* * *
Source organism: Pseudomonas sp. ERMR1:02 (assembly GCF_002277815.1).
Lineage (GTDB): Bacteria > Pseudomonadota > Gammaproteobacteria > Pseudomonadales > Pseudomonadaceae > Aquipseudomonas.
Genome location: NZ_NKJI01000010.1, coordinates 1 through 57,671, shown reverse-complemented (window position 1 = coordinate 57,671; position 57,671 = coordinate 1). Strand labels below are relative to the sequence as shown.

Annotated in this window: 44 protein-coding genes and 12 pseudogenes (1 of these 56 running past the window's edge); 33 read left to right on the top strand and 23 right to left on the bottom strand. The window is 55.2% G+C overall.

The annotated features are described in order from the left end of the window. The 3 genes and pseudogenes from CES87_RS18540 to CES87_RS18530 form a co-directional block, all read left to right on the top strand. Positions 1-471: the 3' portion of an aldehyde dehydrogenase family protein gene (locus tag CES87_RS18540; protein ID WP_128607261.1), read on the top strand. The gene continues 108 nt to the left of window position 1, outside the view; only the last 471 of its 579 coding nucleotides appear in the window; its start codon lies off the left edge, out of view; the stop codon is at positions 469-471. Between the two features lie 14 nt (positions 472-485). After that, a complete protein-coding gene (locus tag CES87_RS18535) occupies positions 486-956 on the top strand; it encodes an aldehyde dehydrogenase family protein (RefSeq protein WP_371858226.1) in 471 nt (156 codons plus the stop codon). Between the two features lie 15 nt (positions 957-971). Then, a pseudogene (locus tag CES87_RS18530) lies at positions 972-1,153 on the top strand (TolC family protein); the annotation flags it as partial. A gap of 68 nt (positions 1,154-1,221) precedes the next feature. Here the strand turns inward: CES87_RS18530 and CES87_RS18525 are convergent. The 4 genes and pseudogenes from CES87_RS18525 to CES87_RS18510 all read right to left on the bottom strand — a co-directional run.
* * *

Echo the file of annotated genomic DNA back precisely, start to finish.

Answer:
Source organism: Pseudomonas sp. ERMR1:02 (assembly GCF_002277815.1).
Lineage (GTDB): Bacteria > Pseudomonadota > Gammaproteobacteria > Pseudomonadales > Pseudomonadaceae > Aquipseudomonas.
Genome location: NZ_NKJI01000010.1, coordinates 1 through 57,671, shown reverse-complemented (window position 1 = coordinate 57,671; position 57,671 = coordinate 1). Strand labels below are relative to the sequence as shown.

Annotated in this window: 44 protein-coding genes and 12 pseudogenes (1 of these 56 running past the window's edge); 33 read left to right on the top strand and 23 right to left on the bottom strand. The window is 55.2% G+C overall.

The annotated features are described in order from the left end of the window. The 3 genes and pseudogenes from CES87_RS18540 to CES87_RS18530 form a co-directional block, all read left to right on the top strand. Positions 1-471: the 3' portion of an aldehyde dehydrogenase family protein gene (locus tag CES87_RS18540; protein ID WP_128607261.1), read on the top strand. The gene continues 108 nt to the left of window position 1, outside the view; only the last 471 of its 579 coding nucleotides appear in the window; its start codon lies off the left edge, out of view; the stop codon is at positions 469-471. Between the two features lie 14 nt (positions 472-485). After that, a complete protein-coding gene (locus tag CES87_RS18535) occupies positions 486-956 on the top strand; it encodes an aldehyde dehydrogenase family protein (RefSeq protein WP_371858226.1) in 471 nt (156 codons plus the stop codon). Between the two features lie 15 nt (positions 957-971). Then, a pseudogene (locus tag CES87_RS18530) lies at positions 972-1,153 on the top strand (TolC family protein); the annotation flags it as partial. A gap of 68 nt (positions 1,154-1,221) precedes the next feature. Here the strand turns inward: CES87_RS18530 and CES87_RS18525 are convergent. The 4 genes and pseudogenes from CES87_RS18525 to CES87_RS18510 all read right to left on the bottom strand — a co-directional run.